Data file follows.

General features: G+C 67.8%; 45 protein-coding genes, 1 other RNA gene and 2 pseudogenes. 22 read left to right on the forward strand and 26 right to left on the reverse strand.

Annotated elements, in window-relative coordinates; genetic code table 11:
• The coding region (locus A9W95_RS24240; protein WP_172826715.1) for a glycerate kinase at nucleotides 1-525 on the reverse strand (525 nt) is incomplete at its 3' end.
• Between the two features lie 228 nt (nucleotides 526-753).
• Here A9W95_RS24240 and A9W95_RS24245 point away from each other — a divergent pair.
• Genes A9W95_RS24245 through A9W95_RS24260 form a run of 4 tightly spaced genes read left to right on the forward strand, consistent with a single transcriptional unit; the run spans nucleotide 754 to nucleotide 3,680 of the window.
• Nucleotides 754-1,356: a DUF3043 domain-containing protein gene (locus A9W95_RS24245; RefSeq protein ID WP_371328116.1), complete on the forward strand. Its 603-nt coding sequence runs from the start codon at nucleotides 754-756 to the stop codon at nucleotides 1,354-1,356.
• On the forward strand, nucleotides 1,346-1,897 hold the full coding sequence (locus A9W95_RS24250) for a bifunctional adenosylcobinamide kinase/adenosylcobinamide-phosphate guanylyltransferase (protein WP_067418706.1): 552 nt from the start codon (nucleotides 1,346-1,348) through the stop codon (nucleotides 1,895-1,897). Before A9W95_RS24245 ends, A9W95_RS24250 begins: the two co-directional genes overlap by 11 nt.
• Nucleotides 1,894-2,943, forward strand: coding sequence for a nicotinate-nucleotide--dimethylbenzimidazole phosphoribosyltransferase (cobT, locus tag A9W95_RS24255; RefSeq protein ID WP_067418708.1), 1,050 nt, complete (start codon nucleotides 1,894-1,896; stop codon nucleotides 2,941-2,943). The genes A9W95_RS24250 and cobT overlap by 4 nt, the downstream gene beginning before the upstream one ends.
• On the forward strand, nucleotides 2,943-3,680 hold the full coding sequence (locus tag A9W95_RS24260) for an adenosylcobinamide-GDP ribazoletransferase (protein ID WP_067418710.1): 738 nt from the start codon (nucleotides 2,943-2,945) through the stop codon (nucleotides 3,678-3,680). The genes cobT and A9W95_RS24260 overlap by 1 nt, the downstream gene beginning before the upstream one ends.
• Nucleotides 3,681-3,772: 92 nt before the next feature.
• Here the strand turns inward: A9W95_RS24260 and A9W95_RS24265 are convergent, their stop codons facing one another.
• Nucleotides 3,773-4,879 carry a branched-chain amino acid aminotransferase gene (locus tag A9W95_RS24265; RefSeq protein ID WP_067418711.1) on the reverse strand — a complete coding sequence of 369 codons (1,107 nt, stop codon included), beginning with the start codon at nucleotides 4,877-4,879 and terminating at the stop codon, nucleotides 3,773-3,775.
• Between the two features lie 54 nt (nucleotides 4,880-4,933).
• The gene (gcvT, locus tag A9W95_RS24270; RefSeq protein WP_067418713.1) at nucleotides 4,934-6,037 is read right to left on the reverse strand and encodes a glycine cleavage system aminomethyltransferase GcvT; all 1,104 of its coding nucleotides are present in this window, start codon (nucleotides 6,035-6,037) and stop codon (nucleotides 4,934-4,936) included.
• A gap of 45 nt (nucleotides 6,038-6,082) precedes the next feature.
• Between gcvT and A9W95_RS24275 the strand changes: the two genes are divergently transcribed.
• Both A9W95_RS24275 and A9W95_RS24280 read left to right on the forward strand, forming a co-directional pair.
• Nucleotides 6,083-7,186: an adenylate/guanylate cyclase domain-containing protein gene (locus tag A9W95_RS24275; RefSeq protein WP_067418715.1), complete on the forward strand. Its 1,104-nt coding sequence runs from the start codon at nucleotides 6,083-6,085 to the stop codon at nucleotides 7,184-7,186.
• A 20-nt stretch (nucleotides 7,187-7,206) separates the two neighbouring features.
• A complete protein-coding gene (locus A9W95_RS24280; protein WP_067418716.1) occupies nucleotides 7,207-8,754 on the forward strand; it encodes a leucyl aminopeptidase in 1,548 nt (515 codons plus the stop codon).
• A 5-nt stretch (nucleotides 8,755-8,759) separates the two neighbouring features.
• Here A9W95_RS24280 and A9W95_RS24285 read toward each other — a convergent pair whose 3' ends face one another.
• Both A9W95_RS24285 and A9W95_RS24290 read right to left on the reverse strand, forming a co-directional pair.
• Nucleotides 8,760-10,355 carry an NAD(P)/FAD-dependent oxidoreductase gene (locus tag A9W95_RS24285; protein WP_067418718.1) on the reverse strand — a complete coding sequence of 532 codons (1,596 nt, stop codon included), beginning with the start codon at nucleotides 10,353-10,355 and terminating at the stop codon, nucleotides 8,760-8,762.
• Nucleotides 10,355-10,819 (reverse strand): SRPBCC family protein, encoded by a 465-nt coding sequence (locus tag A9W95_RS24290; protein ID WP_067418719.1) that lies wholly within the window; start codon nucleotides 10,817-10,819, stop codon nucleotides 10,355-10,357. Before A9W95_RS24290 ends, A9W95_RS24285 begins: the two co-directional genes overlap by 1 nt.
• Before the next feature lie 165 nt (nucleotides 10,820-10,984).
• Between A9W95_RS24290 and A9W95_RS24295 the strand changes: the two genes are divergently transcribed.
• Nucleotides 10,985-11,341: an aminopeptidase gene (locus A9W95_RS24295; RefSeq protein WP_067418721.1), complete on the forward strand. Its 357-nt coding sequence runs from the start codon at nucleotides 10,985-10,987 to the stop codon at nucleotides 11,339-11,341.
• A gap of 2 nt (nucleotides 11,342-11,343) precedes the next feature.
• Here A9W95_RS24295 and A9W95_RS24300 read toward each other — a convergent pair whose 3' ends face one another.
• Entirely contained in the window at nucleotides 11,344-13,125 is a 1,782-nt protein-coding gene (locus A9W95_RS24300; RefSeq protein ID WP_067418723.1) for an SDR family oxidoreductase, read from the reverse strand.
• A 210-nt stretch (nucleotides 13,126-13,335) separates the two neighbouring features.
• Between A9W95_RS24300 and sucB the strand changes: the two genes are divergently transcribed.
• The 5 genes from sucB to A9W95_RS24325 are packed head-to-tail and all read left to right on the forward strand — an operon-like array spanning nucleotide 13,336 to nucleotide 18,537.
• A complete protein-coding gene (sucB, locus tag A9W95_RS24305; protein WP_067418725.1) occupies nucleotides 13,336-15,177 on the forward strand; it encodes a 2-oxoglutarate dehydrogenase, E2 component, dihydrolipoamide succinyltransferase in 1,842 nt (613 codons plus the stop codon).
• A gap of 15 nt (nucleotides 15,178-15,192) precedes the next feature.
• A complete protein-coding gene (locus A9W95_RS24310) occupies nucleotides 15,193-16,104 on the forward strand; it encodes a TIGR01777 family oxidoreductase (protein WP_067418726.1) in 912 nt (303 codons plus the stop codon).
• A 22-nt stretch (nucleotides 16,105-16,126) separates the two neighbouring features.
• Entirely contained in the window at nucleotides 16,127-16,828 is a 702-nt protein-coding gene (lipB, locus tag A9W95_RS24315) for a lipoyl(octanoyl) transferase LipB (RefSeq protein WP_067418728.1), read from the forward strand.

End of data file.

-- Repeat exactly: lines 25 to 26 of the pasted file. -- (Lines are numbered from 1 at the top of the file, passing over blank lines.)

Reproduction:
• Nucleotides 8,760-10,355 carry an NAD(P)/FAD-dependent oxidoreductase gene (locus tag A9W95_RS24285; protein WP_067418718.1) on the reverse strand — a complete coding sequence of 532 codons (1,596 nt, stop codon included), beginning with the start codon at nucleotides 10,353-10,355 and terminating at the stop codon, nucleotides 8,760-8,762.
• Nucleotides 10,355-10,819 (reverse strand): SRPBCC family protein, encoded by a 465-nt coding sequence (locus tag A9W95_RS24290; protein ID WP_067418719.1) that lies wholly within the window; start codon nucleotides 10,817-10,819, stop codon nucleotides 10,355-10,357. Before A9W95_RS24290 ends, A9W95_RS24285 begins: the two co-directional genes overlap by 1 nt.